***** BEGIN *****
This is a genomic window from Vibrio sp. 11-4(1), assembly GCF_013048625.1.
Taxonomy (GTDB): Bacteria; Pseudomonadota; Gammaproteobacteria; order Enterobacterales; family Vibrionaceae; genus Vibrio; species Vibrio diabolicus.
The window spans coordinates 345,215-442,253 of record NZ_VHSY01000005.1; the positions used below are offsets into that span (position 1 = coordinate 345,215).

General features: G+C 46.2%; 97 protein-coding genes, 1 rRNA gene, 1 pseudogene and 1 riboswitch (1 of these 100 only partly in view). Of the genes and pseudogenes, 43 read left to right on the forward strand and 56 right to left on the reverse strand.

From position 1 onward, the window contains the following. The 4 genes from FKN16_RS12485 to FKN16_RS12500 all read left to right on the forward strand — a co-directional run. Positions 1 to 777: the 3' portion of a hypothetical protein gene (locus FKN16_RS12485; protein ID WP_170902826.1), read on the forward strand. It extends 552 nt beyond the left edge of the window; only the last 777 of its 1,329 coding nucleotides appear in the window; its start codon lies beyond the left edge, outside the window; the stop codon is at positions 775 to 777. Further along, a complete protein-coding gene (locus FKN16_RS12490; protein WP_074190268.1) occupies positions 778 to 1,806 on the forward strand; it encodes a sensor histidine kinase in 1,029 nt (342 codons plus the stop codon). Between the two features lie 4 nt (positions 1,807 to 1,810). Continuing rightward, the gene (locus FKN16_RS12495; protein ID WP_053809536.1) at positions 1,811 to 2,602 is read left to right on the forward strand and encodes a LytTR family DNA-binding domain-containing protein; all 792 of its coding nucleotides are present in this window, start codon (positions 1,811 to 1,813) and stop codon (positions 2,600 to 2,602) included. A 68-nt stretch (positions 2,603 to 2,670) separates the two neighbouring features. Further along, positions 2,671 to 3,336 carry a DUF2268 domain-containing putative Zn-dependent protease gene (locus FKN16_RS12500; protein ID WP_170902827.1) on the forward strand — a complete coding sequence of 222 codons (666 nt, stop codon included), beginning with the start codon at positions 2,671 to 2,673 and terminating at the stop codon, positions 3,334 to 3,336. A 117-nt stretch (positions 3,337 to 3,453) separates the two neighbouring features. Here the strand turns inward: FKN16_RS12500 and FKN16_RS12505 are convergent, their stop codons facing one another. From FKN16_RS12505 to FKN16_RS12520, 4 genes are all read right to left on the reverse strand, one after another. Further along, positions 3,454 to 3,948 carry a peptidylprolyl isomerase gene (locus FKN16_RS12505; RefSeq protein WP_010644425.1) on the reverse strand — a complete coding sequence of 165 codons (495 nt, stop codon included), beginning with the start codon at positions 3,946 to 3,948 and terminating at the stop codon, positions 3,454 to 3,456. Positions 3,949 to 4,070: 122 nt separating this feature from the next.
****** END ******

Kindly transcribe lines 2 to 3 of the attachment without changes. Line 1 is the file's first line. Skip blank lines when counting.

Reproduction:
Taxonomy (GTDB): Bacteria; Pseudomonadota; Gammaproteobacteria; order Enterobacterales; family Vibrionaceae; genus Vibrio; species Vibrio diabolicus.
The window spans coordinates 345,215-442,253 of record NZ_VHSY01000005.1; the positions used below are offsets into that span (position 1 = coordinate 345,215).